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A moment of pause


Arizona Daily Wildcat

Photo courtesy of Lynn Davis Lynn Davis photographs a family in Mali, one of the many African countries ravaged by the AIDS pandemic in Africa.

By Graig Uhlin
Arizona Daily Wildcat,
December 1, 1999
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As the century comes to a close, people are looking back to what the last 100 years have yielded. Penicillin, airplanes and the Internet are some of the positive innovations, but with them has come such tragedies as the Holocaust and AIDS.

It is important that these be remembered now and in the next century, and that is why the Center for Creative Photography is commemorating World AIDS Day today. The CCP is participating in the 11th anniversary of a Day Without Art, a day of action and mourning for the ongoing crisis of AIDS.

For each hour in CCP's 9 a.m. to 5 p.m. schedule, there will be 10 minutes when the gallery is darkened and only the Lynn Davis exhibit will be lit. The center's goal is to "establish a contemplative setting so people can think about the impact of the AIDS virus in the art world and the continent of Africa," says Nancy Solomon, CCP director of publications and public information.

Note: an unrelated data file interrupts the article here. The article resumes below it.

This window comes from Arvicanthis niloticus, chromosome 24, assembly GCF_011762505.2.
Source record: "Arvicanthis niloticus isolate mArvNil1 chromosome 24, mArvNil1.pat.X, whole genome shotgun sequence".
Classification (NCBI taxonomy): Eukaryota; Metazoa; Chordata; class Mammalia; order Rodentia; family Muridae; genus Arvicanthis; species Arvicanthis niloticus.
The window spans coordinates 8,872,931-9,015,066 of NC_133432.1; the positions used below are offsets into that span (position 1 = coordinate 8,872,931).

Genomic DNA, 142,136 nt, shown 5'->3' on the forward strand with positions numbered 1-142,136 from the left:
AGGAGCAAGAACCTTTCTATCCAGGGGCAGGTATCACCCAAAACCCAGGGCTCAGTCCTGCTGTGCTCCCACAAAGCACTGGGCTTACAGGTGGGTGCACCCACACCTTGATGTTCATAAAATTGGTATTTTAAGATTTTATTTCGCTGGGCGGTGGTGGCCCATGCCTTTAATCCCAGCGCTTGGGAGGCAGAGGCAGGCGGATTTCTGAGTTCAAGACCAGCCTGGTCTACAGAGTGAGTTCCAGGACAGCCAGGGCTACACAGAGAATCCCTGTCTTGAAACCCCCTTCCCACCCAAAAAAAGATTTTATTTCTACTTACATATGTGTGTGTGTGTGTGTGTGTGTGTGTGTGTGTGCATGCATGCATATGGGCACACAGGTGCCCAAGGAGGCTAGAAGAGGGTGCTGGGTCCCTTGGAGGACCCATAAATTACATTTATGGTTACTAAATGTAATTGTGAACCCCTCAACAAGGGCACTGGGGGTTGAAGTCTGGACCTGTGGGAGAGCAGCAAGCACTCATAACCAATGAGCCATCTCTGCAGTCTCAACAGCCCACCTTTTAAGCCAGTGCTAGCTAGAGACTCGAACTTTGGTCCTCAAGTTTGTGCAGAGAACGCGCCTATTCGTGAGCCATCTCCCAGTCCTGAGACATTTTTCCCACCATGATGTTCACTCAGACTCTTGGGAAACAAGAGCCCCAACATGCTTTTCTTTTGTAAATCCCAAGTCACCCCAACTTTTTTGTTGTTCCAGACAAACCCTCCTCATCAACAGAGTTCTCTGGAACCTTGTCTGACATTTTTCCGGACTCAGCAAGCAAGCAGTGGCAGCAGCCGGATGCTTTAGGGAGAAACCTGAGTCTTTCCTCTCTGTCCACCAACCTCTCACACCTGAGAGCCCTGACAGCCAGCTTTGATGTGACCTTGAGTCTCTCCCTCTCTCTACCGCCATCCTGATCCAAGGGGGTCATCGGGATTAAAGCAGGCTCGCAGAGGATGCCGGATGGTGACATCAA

CCP has fused the content of its latest exhibition, Lynn Davis' "Africa: Photographs," a series of large-scale photographs of Africa's sacred sites, with the commemorative nature of a Day Without Art.

"A Day Without Art, when it originated, meant museums were going to close, and not be available to the public, and be memorial. The CCP has not done in that way. We use the art to make that statement," Solomon said.

CCP capitalizes on the fact that the African continent is both the subject of the Lynn Davis exhibit and the origin of the AIDS virus. Moreover, Africa is one of the areas of the world most devastated by the virus due to the lack of public awareness of the epidemic. During the 10 minutes of darkness, a voice will describe the impact of the AIDS virus on the African continent.

According to an Oct. 10 Boston Globe article regarding the AIDS epidemic in Africa, two million sub-Saharan Africans died last year of AIDS, more than five times the rate of U.S. AIDS-related deaths since the discovery of the disease.

Of the 11 people worldwide infected every minute with HIV, 10 of them reside in the sub-Saharan African region. South Africa leads every other country with the most new infections every day at 1,600. The disease has ravaged across the continent at pandemic proportions.

Considering such mammoth statistics, the CCP has provided a place for such reflection. The center will be offering a place to sit where patrons can contemplate the devastating effects this disease has had on the 20th century, and what lies ahead without public awareness, education and preventative measures. The CCP will be making and handing out red ribbons, the AIDS symbol of hope, to gallery visitors.

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